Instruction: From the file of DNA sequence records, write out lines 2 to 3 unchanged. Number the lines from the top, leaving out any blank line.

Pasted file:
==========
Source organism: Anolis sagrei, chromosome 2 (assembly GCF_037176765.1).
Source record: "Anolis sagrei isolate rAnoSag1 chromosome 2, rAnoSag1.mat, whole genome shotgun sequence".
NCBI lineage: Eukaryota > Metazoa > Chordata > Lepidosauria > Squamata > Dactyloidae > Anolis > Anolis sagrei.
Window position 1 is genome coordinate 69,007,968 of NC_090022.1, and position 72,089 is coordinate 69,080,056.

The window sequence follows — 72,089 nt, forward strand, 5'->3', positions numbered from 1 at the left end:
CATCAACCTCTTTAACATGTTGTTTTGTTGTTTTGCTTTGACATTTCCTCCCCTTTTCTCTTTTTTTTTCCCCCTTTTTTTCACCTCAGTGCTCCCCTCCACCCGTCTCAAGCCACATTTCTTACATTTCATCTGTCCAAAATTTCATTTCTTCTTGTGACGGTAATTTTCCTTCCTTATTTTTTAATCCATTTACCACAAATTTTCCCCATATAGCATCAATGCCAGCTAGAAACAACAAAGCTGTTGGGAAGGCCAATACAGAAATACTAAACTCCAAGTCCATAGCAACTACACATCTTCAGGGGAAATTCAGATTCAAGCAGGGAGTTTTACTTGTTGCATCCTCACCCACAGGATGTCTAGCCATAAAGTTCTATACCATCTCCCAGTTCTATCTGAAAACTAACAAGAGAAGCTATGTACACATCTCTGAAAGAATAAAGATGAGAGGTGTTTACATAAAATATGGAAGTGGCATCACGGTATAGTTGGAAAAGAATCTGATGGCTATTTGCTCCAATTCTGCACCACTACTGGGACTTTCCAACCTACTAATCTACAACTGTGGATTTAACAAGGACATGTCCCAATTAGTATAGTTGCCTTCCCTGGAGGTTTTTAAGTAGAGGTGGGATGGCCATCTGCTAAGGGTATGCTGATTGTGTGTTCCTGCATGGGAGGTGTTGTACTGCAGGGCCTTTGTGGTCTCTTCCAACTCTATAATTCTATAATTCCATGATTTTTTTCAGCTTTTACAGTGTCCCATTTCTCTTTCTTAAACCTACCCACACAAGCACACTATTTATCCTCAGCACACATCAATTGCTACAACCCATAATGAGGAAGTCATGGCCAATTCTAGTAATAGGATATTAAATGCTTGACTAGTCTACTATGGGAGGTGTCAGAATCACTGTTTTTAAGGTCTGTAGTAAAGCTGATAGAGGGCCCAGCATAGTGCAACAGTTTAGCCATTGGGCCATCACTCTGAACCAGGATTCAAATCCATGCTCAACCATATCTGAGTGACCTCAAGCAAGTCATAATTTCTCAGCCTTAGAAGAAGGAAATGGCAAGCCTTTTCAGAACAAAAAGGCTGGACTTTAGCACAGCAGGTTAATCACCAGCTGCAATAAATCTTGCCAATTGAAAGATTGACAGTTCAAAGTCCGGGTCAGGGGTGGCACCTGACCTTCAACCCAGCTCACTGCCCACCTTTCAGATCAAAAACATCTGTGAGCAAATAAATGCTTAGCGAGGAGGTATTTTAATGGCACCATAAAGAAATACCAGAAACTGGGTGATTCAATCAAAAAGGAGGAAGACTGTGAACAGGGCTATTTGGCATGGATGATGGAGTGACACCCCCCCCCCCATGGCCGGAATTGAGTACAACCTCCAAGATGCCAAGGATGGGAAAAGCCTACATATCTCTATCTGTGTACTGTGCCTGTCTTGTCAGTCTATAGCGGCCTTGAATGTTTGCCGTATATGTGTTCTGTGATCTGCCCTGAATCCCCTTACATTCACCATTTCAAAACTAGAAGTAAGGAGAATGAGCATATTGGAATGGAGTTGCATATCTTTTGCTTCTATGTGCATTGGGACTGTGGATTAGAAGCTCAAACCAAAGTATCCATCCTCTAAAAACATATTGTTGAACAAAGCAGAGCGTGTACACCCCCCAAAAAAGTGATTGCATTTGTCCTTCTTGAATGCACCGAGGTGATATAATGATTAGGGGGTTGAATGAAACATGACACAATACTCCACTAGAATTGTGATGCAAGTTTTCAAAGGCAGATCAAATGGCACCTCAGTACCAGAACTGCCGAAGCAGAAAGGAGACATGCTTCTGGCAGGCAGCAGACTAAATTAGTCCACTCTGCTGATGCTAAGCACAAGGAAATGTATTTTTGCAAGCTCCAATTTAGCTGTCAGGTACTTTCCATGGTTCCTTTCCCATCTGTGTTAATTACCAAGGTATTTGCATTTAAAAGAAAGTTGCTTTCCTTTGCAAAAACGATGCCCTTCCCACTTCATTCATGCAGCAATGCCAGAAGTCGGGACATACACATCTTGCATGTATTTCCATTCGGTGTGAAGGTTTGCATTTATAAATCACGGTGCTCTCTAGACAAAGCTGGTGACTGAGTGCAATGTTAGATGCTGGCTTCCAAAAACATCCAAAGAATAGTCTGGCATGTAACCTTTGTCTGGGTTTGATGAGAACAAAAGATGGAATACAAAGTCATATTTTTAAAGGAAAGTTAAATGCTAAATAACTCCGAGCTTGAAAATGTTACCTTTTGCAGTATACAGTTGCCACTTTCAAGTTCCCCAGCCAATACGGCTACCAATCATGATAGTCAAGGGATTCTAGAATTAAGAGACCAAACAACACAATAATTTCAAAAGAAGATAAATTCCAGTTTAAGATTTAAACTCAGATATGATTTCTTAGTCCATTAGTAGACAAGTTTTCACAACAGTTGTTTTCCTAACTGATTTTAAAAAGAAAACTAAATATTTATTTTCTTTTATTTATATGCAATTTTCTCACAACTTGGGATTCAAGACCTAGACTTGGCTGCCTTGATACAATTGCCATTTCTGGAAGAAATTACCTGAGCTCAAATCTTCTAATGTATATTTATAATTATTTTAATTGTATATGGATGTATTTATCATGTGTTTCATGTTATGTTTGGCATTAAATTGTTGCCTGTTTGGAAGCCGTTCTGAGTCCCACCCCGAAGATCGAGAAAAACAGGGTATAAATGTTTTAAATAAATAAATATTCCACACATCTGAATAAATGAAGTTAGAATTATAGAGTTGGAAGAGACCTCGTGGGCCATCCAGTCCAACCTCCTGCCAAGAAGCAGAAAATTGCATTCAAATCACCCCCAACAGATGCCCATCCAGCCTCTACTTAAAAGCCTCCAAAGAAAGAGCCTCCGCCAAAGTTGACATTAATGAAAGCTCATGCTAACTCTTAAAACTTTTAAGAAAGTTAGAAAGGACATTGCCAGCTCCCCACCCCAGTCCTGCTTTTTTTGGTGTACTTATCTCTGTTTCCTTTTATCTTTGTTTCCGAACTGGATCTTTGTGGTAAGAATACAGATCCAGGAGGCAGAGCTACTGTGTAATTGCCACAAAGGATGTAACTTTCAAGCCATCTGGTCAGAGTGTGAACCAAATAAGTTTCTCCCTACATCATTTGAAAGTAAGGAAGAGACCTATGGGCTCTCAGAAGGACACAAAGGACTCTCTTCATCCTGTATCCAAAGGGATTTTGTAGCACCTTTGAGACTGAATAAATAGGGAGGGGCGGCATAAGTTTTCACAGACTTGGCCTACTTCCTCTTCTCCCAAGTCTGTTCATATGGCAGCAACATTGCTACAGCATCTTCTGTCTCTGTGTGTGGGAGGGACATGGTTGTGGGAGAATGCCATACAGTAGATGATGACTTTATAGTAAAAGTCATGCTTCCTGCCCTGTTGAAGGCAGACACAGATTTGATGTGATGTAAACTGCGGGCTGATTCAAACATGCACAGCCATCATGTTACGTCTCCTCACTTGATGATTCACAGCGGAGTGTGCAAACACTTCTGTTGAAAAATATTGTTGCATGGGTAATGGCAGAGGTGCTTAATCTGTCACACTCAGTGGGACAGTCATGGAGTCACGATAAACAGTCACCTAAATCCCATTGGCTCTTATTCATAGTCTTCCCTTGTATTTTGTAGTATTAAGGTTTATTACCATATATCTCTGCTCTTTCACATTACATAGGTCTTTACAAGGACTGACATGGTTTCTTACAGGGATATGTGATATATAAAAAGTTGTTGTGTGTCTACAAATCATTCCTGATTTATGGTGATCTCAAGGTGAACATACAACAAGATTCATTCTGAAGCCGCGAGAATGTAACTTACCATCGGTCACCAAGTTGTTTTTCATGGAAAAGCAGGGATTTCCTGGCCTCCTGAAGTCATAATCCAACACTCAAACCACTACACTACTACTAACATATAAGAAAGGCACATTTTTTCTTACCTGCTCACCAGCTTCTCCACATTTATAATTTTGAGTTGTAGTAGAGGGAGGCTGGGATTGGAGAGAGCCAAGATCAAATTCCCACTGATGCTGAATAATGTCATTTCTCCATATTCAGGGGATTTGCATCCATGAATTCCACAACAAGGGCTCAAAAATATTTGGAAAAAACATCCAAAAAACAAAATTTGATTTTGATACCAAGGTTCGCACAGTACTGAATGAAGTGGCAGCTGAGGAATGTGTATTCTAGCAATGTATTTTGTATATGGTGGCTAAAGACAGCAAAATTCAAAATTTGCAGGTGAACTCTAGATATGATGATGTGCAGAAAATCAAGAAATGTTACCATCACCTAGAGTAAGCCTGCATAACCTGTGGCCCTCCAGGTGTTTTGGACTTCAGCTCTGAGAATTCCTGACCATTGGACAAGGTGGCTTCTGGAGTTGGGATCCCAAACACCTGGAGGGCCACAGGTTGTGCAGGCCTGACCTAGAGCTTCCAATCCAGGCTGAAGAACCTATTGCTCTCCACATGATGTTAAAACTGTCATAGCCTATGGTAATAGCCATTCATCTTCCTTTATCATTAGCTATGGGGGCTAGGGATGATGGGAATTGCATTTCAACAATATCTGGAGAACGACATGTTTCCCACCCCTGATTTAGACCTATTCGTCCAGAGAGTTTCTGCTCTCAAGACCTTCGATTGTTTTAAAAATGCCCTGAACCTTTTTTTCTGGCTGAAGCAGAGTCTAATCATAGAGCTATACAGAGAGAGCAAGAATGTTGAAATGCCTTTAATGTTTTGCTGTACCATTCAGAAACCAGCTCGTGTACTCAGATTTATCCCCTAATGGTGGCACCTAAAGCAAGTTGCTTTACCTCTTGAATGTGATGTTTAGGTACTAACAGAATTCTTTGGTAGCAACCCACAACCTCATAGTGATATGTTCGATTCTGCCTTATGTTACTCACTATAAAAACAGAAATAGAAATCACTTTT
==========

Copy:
Source record: "Anolis sagrei isolate rAnoSag1 chromosome 2, rAnoSag1.mat, whole genome shotgun sequence".
NCBI lineage: Eukaryota > Metazoa > Chordata > Lepidosauria > Squamata > Dactyloidae > Anolis > Anolis sagrei.